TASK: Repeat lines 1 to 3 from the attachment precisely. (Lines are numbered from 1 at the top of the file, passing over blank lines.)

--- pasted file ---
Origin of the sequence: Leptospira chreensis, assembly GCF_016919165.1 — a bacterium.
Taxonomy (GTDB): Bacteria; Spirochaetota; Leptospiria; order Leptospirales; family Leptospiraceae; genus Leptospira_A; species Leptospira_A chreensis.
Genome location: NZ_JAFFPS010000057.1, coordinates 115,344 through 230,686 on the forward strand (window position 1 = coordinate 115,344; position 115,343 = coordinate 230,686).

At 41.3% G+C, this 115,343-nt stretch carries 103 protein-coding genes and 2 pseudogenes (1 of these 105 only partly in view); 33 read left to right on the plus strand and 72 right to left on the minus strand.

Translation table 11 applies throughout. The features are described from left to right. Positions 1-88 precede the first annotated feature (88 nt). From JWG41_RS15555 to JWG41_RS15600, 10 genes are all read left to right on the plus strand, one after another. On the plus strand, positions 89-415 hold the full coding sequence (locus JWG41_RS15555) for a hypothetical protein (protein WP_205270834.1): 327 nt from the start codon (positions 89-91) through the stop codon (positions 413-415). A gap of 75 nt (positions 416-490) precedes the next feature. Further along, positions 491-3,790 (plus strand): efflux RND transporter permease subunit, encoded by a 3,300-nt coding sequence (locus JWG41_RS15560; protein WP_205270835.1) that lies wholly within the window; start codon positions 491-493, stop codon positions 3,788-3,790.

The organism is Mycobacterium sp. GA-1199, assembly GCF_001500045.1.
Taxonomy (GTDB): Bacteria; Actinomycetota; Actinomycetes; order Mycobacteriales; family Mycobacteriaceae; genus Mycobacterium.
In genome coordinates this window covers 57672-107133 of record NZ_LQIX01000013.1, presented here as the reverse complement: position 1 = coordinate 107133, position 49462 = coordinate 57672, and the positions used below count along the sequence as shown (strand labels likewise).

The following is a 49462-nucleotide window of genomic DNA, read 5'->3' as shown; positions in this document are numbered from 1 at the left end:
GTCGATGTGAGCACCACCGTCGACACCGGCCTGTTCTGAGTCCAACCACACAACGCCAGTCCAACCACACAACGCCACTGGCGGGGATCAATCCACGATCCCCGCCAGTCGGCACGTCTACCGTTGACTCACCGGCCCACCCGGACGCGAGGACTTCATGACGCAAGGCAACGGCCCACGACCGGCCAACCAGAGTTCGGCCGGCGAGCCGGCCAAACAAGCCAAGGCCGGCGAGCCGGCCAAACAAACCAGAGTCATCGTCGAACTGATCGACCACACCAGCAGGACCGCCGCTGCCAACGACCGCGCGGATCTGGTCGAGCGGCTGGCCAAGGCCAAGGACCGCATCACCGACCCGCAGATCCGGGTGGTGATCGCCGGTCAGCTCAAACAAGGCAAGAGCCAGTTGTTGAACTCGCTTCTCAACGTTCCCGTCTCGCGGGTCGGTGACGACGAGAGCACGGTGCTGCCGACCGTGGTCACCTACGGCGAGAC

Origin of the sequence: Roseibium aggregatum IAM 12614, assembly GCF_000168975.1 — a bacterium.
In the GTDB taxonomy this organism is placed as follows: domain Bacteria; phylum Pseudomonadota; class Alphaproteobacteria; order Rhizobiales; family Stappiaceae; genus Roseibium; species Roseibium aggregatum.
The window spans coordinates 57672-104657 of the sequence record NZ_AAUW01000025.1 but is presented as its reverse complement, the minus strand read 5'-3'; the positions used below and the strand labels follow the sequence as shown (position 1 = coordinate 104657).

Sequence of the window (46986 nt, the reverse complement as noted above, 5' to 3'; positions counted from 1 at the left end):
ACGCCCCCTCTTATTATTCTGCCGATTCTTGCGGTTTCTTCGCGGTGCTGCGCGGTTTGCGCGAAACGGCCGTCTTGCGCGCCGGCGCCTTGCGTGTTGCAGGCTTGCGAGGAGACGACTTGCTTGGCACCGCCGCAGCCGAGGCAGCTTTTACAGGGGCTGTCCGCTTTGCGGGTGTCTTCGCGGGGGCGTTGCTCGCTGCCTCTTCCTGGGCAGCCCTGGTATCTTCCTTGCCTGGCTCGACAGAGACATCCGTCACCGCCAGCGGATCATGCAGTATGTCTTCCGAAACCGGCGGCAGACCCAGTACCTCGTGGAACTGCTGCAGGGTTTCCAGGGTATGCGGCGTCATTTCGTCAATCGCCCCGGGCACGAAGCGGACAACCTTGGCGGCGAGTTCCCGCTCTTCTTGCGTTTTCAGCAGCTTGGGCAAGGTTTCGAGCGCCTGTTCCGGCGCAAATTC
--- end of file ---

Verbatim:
Origin of the sequence: Leptospira chreensis, assembly GCF_016919165.1 — a bacterium.
Taxonomy (GTDB): Bacteria; Spirochaetota; Leptospiria; order Leptospirales; family Leptospiraceae; genus Leptospira_A; species Leptospira_A chreensis.
Genome location: NZ_JAFFPS010000057.1, coordinates 115,344 through 230,686 on the forward strand (window position 1 = coordinate 115,344; position 115,343 = coordinate 230,686).